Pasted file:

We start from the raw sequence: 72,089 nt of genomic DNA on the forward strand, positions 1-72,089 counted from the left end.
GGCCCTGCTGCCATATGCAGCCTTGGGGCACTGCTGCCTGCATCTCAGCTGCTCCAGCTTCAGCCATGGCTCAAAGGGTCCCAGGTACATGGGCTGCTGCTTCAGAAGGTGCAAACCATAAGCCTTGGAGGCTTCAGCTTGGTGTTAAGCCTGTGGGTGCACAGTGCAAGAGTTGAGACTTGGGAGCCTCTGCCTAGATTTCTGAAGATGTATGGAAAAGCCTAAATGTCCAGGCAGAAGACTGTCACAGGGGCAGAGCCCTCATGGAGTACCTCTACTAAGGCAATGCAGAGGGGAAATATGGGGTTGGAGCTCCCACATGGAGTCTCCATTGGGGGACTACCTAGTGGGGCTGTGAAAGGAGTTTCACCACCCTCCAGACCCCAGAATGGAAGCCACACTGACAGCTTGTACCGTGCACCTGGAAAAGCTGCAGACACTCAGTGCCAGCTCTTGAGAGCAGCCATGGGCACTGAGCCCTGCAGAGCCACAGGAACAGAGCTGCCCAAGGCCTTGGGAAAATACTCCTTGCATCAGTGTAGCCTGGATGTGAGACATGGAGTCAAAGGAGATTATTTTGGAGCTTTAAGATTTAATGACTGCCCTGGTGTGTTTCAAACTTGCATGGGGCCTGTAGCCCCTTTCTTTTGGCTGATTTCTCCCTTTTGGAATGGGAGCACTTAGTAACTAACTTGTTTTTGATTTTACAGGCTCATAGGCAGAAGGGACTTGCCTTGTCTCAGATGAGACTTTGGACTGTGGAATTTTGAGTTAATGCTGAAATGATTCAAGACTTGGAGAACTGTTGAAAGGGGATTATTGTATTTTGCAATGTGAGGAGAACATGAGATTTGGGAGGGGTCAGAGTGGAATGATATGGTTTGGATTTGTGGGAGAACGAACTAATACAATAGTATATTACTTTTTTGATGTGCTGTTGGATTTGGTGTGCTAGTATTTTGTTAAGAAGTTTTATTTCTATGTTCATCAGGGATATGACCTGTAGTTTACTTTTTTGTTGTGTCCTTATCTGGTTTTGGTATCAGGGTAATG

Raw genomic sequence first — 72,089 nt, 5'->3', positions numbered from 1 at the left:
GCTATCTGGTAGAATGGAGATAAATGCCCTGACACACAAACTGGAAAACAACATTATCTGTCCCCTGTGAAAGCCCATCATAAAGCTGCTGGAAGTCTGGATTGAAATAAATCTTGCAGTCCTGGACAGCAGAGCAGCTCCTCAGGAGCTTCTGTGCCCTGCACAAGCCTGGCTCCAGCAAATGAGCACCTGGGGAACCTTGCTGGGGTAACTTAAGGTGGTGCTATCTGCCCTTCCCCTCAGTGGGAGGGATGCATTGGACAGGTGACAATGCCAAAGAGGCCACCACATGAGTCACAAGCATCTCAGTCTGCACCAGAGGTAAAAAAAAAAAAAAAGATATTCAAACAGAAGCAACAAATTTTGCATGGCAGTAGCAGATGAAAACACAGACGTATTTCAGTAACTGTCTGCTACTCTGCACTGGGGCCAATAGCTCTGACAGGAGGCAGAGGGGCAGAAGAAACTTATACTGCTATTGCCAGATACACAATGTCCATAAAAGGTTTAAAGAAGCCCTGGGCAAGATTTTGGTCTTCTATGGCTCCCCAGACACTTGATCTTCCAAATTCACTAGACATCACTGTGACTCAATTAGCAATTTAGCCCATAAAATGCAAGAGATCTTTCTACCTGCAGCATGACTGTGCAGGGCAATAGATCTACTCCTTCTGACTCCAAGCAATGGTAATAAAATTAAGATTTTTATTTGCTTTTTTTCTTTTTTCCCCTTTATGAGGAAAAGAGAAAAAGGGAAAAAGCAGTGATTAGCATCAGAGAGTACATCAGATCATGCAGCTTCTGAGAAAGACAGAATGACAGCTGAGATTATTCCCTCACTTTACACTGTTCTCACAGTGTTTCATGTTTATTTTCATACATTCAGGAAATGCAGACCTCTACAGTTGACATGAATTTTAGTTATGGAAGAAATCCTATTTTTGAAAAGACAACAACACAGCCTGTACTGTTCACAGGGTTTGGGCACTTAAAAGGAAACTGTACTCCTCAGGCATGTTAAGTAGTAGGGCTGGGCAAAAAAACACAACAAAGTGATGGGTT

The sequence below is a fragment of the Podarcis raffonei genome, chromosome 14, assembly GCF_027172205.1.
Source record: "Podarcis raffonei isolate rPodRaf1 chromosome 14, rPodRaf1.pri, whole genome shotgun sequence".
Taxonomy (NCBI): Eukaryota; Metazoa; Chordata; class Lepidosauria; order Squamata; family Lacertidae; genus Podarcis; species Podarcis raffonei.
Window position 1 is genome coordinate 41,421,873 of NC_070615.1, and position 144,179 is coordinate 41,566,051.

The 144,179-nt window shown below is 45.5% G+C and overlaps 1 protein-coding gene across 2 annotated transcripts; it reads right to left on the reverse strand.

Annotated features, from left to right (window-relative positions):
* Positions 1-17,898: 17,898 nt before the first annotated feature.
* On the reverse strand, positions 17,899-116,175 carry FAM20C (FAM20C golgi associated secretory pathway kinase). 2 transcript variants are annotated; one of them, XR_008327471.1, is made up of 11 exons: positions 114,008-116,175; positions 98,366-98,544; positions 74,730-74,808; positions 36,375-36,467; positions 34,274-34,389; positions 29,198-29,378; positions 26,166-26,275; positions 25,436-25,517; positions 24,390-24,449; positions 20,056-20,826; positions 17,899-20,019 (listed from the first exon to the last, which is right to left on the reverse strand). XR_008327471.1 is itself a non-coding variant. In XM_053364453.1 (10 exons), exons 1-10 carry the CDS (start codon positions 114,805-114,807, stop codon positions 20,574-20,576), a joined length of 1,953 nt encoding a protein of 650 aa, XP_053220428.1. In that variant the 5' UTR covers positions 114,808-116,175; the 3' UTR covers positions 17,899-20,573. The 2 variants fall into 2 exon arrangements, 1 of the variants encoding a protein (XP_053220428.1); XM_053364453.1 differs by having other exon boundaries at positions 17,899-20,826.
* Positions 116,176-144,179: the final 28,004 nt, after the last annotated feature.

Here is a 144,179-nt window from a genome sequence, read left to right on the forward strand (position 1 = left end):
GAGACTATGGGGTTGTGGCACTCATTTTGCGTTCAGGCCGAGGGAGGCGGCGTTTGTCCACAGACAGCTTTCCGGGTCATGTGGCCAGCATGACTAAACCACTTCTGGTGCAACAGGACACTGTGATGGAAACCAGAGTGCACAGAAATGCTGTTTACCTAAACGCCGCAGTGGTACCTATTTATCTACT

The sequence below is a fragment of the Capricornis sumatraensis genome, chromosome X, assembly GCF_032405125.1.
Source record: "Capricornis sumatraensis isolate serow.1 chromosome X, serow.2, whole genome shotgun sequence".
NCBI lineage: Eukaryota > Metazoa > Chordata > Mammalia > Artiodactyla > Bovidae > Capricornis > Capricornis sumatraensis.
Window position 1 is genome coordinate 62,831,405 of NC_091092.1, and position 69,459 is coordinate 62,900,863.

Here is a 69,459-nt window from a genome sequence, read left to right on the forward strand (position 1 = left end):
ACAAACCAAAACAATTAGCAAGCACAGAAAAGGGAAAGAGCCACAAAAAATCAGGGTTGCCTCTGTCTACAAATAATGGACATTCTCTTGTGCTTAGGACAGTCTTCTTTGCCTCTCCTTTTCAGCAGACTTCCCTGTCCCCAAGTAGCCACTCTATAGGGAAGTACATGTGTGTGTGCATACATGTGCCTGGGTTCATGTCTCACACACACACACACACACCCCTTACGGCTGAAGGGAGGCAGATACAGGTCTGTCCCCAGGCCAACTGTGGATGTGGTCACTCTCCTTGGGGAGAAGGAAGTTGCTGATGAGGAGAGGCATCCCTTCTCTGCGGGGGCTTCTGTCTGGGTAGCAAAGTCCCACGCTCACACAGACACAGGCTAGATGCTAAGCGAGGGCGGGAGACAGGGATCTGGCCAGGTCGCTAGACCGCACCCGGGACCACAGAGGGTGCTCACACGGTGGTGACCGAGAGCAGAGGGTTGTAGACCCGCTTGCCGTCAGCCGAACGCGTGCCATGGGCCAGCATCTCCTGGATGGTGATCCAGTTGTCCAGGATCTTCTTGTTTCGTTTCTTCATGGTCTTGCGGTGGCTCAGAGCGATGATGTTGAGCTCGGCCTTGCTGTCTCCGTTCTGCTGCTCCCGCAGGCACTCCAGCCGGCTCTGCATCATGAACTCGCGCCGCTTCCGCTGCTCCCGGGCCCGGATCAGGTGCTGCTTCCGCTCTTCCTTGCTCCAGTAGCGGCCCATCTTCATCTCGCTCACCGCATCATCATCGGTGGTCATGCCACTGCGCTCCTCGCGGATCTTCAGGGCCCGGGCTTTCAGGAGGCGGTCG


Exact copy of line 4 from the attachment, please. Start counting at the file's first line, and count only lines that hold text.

GCTATCTGGTAGAATGGAGATAAATGCCCTGACACACAAACTGGAAAACAACATTATCTGTCCCCTGTGAAAGCCCATCATAAAGCTGCTGGAAGTCTGGATTGAAATAAATCTTGCAGTCCTGGACAGCAGAGCAGCTCCTCAGGAGCTTCTGTGCCCTGCACAAGCCTGGCTCCAGCAAATGAGCACCTGGGGAACCTTGCTGGGGTAACTTAAGGTGGTGCTATCTGCCCTTCCCCTCAGTGGGAGGGATGCATTGGACAGGTGACAATGCCAAAGAGGCCACCACATGAGTCACAAGCATCTCAGTCTGCACCAGAGGTAAAAAAAAAAAAAAAGATATTCAAACAGAAGCAACAAATTTTGCATGGCAGTAGCAGATGAAAACACAGACGTATTTCAGTAACTGTCTGCTACTCTGCACTGGGGCCAATAGCTCTGACAGGAGGCAGAGGGGCAGAAGAAACTTATACTGCTATTGCCAGATACACAATGTCCATAAAAGGTTTAAAGAAGCCCTGGGCAAGATTTTGGTCTTCTATGGCTCCCCAGACACTTGATCTTCCAAATTCACTAGACATCACTGTGACTCAATTAGCAATTTAGCCCATAAAATGCAAGAGATCTTTCTACCTGCAGCATGACTGTGCAGGGCAATAGATCTACTCCTTCTGACTCCAAGCAATGGTAATAAAATTAAGATTTTTATTTGCTTTTTTTCTTTTTTCCCCTTTATGAGGAAAAGAGAAAAAGGGAAAAAGCAGTGATTAGCATCAGAGAGTACATCAGATCATGCAGCTTCTGAGAAAGACAGAATGACAGCTGAGATTATTCCCTCACTTTACACTGTTCTCACAGTGTTTCATGTTTATTTTCATACATTCAGGAAATGCAGACCTCTACAGTTGACATGAATTTTAGTTATGGAAGAAATCCTATTTTTGAAAAGACAACAACACAGCCTGTACTGTTCACAGGGTTTGGGCACTTAAAAGGAAACTGTACTCCTCAGGCATGTTAAGTAGTAGGGCTGGGCAAAAAAACACAACAAAGTGATGGGTT